The typical surgery for bunion removal is an out-patient procedure that takes about one hour, and is performed under ankle block anesthesia.
The patient is fully awake, but the foot is numb during the operation. The medical term for this procedure is “bunionectomy.”
This procedure is usually a minimally invasive surgery, and involves making an incision in the top or on the side of the big toe joint so that soft tissue and extra bone can be removed or realigned. Thus, the normal alignment of the joint is restored and the position of the big toe is corrected. Often a bunionectomy also includes rebalancing tendons and ligaments.
There are actually around 100 types of surgery for bunions. The particular surgery your orthopaedic surgeon decides you need will depend mainly upon the extent of your deformity and whether or not there is arthritis in the big toe joint. Another important factor the doctor will consider is the space between your first and second metatarsals. (The metatarsals are the five long bones in the middle area of each foot.)
If the deformity of the big toe joint is particularly severe, bunion surgery becomes more complicated and may involve the insertion of pins, screws, or plates into the joint. Usually under these circumstances, a regional anesthesia is used for the foot and/or lower leg area.
Medical Insurance and Cost of Bunion Surgery
A question anyone considering bunion surgery wants answered right away is “does my medical insurance cover bunion surgery?” Whether or not an insurance will cover all or a portion of the cost of a bunionectomy depends on to what degree the surgery is deemed medically necessary, and the details of a particular plan.
A quick perusal of insurance sites show that they all have strict quidelines for this kind of coverage. One company’s guidelines required proof that a person had tired certain other non-surgical treatments for at least six months. Another concern is that some plans only cover up to a specific dollar amount for foot care per benefit year.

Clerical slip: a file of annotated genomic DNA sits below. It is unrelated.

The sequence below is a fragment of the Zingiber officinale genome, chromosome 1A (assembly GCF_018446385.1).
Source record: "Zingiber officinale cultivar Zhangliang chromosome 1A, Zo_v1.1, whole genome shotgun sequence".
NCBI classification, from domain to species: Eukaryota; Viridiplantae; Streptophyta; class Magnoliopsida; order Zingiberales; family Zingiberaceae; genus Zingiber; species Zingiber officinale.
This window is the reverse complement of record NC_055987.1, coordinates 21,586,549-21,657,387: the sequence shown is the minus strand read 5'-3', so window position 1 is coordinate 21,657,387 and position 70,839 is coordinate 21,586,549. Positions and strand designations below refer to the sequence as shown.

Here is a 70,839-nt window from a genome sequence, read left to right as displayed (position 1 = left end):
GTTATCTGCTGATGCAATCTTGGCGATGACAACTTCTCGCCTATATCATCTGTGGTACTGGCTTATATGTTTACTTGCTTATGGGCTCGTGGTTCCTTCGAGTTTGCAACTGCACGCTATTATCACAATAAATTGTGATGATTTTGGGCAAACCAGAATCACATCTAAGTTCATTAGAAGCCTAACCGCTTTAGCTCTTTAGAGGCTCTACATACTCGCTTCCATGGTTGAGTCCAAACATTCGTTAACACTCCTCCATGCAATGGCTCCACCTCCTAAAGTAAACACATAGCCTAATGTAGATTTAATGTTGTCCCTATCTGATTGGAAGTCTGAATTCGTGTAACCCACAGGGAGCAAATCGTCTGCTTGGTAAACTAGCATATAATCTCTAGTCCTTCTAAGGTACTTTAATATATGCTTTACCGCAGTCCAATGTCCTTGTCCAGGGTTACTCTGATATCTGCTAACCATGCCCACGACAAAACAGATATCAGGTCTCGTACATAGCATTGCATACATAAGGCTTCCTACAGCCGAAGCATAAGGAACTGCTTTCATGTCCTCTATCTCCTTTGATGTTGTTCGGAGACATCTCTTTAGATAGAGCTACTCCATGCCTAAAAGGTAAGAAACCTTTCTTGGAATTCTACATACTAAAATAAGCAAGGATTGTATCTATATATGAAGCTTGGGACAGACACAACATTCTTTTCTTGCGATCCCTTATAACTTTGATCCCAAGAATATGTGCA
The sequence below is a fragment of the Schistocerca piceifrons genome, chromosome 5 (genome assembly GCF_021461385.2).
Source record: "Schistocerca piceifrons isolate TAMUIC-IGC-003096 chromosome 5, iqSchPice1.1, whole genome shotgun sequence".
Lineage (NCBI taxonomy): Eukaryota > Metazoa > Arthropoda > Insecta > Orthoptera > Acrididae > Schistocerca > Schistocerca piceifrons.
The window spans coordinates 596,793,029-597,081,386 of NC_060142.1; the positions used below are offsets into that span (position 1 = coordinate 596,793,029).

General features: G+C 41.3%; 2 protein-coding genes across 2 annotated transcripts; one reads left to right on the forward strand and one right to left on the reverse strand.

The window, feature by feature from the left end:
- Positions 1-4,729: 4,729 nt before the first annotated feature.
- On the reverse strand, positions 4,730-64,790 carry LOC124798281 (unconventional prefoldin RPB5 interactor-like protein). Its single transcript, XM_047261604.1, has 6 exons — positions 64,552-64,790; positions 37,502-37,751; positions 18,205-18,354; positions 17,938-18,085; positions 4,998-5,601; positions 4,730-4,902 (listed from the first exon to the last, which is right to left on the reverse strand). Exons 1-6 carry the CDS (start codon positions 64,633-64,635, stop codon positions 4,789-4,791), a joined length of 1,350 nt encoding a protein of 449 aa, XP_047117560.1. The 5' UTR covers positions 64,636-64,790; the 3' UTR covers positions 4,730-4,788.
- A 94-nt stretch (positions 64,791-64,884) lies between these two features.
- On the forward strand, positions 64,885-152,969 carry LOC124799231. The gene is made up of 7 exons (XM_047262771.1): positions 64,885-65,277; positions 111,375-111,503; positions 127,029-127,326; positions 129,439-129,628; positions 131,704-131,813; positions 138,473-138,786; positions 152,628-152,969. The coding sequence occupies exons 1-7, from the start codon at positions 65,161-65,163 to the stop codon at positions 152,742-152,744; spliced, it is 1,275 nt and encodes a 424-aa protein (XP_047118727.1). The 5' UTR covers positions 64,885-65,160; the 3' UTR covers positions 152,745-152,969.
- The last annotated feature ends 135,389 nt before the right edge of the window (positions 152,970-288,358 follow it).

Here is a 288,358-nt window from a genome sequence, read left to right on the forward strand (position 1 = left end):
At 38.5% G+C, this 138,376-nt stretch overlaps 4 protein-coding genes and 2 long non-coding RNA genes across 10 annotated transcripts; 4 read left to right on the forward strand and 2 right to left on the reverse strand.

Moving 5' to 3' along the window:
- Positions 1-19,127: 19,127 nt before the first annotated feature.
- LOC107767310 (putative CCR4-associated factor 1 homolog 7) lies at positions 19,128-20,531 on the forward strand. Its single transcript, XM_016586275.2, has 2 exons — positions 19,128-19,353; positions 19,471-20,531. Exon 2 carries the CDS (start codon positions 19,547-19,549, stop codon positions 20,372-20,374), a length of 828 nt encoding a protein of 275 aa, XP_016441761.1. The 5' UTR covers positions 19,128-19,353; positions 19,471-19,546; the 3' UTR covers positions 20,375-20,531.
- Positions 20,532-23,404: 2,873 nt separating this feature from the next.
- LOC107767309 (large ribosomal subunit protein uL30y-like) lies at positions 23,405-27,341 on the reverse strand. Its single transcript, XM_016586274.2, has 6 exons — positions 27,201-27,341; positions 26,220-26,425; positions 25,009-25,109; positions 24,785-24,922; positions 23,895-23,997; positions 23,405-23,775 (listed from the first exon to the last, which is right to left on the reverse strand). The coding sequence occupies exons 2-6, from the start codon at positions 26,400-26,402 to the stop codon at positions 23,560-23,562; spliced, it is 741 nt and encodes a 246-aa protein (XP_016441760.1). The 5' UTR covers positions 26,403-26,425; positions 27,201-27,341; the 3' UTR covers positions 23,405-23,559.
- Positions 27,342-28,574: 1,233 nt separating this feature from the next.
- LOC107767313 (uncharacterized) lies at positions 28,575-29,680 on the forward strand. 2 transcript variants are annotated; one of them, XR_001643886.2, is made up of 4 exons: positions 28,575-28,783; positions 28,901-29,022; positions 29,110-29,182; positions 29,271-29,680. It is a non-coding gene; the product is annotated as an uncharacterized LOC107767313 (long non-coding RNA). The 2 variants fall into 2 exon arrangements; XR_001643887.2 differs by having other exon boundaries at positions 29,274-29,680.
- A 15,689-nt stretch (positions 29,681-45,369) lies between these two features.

The actual cost of bunion surgery can vary from $2,000 to as much as $15,000, with the average in the United States being between $3,500 and $5,000. Naturally, the more complicated the procedure, the higher the cost to the doctor and the hospital. How much of this will be covered by insurance will depend on the factors discussed above.
Bunion Surgery Recovery
After the operation, recovery can least anywhere from six weeks to several months. You will have stitches that will be removed after one to three weeks. During this time you must keep your stitches dry. Following your doctor’s instructions for keeping down the swelling will have a big impact on how well your recovery progresses.
How soon you will be walking and resuming your normal activities after bunion surgery will depend on many factors. The use of crutches is common, especially right after surgery, since keeping weight off your foot is necessary. Your doctor may recommend wearing a surgical shoe as your foot heals. To read more about bunion surgery recovery click here.
A bunionectomy is an option many people choose when their efforts at reducing bunion pain have not provided the relief they need. For this reason, this foot surgery is normally seen as a last resort option, but one unfortunately many people find necessary.
A person with a bunion who has significant pain when walking even when wearing comfortable shoes with a large toe box is a prime candidate for bunion surgery. This is especially true if anti-inflammatory drugs have not made any real difference in helping a chronically painful big toe.
While no surgeon can guarantee that you will be completely free of pain after surgery, most people who undergo bunion surgery are pleased with the results. This is so even with the extended time required for recovery.
While no one looks forward to surgery of any kind, living with bunion pain that does not go away is an option that few people can accept. Surgery for bunion removal is a common option when other types of treatment do not provide adequate relief from pain. A high quality bunion splint is your best bet for non-invasive bunion treatment, and many podiatrists recommend trying a splint before making a final decision about surgery.
Severe foot pain that is not lessened by the use of padding or splints and does not respond to anti-inflammatory drugs is the most obvious reason for bunion surgery. Other conditions may also lead you to chose this option such as hammertoes, a significant deformity of the big toe whereby it drifts toward the small toes, extreme stiffness in the joint of the big toe that hinders walking, and,chronic inflammation of the big toe that requires ongoing medication or injections.
Although there are no guarantees that after a bunionectomy your pain will be completely gone, studies show that around 85% of the people who choose to have this surgery feel afterward that it was the right course of action.